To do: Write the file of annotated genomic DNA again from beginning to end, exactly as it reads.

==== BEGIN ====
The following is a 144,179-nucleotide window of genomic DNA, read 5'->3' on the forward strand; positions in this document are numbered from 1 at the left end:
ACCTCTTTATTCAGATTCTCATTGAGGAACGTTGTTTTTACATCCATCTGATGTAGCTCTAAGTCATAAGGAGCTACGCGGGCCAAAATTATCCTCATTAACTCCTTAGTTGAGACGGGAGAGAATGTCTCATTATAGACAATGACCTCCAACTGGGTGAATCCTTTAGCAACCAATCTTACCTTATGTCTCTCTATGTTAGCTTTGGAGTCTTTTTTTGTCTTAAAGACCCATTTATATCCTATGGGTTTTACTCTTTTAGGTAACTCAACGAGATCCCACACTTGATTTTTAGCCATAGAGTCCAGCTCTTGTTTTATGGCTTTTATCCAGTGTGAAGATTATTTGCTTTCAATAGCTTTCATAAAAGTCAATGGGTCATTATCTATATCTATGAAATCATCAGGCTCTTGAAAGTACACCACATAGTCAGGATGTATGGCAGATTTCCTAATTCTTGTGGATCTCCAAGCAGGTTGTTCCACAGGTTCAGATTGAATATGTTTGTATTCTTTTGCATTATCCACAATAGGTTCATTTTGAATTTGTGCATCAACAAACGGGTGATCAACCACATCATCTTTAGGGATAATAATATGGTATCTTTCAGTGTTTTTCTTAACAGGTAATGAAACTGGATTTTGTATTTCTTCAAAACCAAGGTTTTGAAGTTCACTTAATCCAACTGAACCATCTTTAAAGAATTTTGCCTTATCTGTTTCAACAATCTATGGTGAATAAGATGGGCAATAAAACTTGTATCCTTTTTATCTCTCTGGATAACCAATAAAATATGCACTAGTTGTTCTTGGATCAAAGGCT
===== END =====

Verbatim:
The following is a 144,179-nucleotide window of genomic DNA, read 5'->3' on the forward strand; positions in this document are numbered from 1 at the left end:
ACCTCTTTATTCAGATTCTCATTGAGGAACGTTGTTTTTACATCCATCTGATGTAGCTCTAAGTCATAAGGAGCTACGCGGGCCAAAATTATCCTCATTAACTCCTTAGTTGAGACGGGAGAGAATGTCTCATTATAGACAATGACCTCCAACTGGGTGAATCCTTTAGCAACCAATCTTACCTTATGTCTCTCTATGTTAGCTTTGGAGTCTTTTTTTGTCTTAAAGACCCATTTATATCCTATGGGTTTTACTCTTTTAGGTAACTCAACGAGATCCCACACTTGATTTTTAGCCATAGAGTCCAGCTCTTGTTTTATGGCTTTTATCCAGTGTGAAGATTATTTGCTTTCAATAGCTTTCATAAAAGTCAATGGGTCATTATCTATATCTATGAAATCATCAGGCTCTTGAAAGTACACCACATAGTCAGGATGTATGGCAGATTTCCTAATTCTTGTGGATCTCCAAGCAGGTTGTTCCACAGGTTCAGATTGAATATGTTTGTATTCTTTTGCATTATCCACAATAGGTTCATTTTGAATTTGTGCATCAACAAACGGGTGATCAACCACATCATCTTTAGGGATAATAATATGGTATCTTTCAGTGTTTTTCTTAACAGGTAATGAAACTGGATTTTGTATTTCTTCAAAACCAAGGTTTTGAAGTTCACTTAATCCAACTGAACCATCTTTAAAGAATTTTGCCTTATCTGTTTCAACAATCTATGGTGAATAAGATGGGCAATAAAACTTGTATCCTTTTTATCTCTCTGGATAACCAATAAAATATGCACTAGTTGTTCTTGGATCAAAGGCT